An array of internal headers can be found at the bottom of the Gigabyte GA-Z97X-UD3H-BK. From the left, we have front panel audio, S/PDIF, 4-pin fan, serial, TPM, another 4-pin fan, two USB 2.0, and front chassis I/O. In addition to the two chassis fan headers found in this location, one more is placed above the first PCIe x1 slot, which is conveniently located for the rear fan. All fan headers on this motherboard is capable of controlling both 3-pin voltage and 4-pin PWM fans. Next to the case I/O block are two pins used to clear CMOS when shorted, so you do not need to remove the CR2032 battery located between the two PCI Express graphics slots. As always, there are two BIOS chips soldered directly onto the GA-Z97X-UD3H-BK; one main, and one for back up. Generally speaking, good placement of connectors in this segment of the motherboard is usually very challenging, and Gigabyte has done an excellent job of organizing it in an efficient and user friendly manner in my opinion.
The back panel offers a generous array of available external connectors. It features two PS/2 connectors provided by its ITE IT8728F chip. Why anyone would need two PS/2 ports in 2014 is beyond me, but hey -- at least they are there. There is total of four USB 3.0 ports; two adjacent to the HDMI connector on the first block, and two adjacent to the Gigabit Ethernet jack on the second block. They are all native to the Intel Z97 chipset, and so are the four USB 2.0 ports located in the block in between. On the topic of USB ports, there are no high power ports, nor are there on/off charge functions we have seen on previous Gigabyte mainstream performance products.
Moving on, we have three video connectors. This includes a VGA, DVI, and HDMI output. There is no DisplayPort, which is quite a disappointment to me; after all, it is 2014. DisplayPort is vastly superior in every practical way compared to legacy ports like DVI and VGA, especially since you can daisy chain multiple monitors together. An Intel Gigabit Ethernet controller makes for the lone LAN jack. An Intel based network solution is always desirable due to performance reasons. The rest are audio connectors based off the Realtek ALC1150 codec; an optical output can be seen in addition to the six standard 3.5mm analog jacks. There is no coaxial output. Gigabyte designed the GA-Z97X-UD3H-BK with a rear headphone amplifier that can drive up to 800 ohm loads, and comes with a dedicated audio zone electrically separated from the rest of the components to reduce noise.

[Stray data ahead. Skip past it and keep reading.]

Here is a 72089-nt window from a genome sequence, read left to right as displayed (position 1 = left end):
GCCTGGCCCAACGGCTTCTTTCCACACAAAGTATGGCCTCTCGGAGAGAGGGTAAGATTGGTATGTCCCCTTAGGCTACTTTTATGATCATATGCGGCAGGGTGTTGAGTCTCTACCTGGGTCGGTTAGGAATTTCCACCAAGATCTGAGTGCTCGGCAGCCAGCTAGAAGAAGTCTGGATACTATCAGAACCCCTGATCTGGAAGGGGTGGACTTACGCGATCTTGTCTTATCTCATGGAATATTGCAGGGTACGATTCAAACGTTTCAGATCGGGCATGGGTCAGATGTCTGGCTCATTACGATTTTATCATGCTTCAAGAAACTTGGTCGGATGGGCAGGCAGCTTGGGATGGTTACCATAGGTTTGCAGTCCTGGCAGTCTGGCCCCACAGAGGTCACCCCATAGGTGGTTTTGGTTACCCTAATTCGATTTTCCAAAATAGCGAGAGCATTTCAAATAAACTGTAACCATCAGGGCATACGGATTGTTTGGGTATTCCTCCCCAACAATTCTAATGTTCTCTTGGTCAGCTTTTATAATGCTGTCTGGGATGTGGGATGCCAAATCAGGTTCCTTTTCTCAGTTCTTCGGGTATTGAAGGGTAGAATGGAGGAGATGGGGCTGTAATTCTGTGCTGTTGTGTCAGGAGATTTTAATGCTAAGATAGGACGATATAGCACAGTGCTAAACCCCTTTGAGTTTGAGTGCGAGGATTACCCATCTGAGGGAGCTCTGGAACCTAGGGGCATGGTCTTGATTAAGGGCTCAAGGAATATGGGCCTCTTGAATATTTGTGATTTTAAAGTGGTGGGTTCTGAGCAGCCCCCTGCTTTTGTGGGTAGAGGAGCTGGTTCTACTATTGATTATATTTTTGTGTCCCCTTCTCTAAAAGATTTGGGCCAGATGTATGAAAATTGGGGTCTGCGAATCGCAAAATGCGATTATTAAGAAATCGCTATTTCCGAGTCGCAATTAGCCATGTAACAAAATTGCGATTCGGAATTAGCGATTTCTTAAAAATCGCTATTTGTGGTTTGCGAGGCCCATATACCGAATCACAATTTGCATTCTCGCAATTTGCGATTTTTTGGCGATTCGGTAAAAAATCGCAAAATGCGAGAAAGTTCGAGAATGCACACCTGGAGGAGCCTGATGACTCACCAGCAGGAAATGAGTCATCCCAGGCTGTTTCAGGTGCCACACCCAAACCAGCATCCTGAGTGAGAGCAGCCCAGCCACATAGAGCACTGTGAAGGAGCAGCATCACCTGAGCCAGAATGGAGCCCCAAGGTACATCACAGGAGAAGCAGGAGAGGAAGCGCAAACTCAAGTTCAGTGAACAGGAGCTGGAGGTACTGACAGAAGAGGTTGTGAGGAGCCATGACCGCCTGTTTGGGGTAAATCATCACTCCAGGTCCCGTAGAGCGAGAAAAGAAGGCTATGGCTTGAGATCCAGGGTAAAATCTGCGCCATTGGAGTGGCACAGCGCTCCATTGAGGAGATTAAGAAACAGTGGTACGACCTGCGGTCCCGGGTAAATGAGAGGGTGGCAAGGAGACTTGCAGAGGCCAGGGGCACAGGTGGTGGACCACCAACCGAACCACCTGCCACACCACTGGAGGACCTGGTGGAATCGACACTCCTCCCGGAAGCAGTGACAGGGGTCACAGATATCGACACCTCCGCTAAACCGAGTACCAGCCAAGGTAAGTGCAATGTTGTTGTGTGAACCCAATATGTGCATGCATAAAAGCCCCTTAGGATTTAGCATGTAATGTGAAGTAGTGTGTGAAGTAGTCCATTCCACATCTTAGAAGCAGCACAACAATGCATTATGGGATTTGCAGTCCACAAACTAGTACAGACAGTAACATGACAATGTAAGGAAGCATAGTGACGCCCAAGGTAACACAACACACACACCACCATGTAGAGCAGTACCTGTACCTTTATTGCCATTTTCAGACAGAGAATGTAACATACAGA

As most motherboard models perform almost identically, we chose to overclock the Intel Core i7-4790K CPU to test the GA-Z97X-UD3H-BK's potential performance in overclocking. The CPU used is a sealed retail processor purchased anonymously at a local retail store.
Our test configuration as follows:
- Gigabyte GA-Z97X-UD3H-BK (Intel Z97, $170 at press time; Turbo Boost enabled)
- Gigabyte GA-Z97X-UD3H-BK (Intel Z97, $170 at press time; CPU overclocked to 4.7 GHz)
CPU: Intel Core i7-4790K
CPU Cooling: Noctua NH-D15 (Single fan)
RAM: Kingston HyperX Beast KHX21C11T3K2/16X 2x8GB
Graphics: Gigabyte Radeon HD 7870 2GB OC
Chassis: Danger Den Torture Rack
Storage OCZ Vector 150 240GB
Power: SilverStone Strider Gold S ST85F-GS 850W
Optical Drive: None
Operating System: Microsoft Windows 8.1 Pro x64
1. Introduction, Packaging, Specifications
2. Bundle, Chipset, BIOS
3. A Closer Look, Board Layout, Test System
4. Benchmark: AIDA64 CPU
5. Benchmark: AIDA64 FPU
6. Benchmark: AIDA64 Memory
7. Benchmark: PCMark 8
8. Benchmark: 3DMark
9. Benchmark: PassMark PerformanceTest 8.0
10. Benchmark: SuperPI 1M, Cinebench R15
11. Onboard Sound Frequency Analysis
12. Overclocking and Conclusion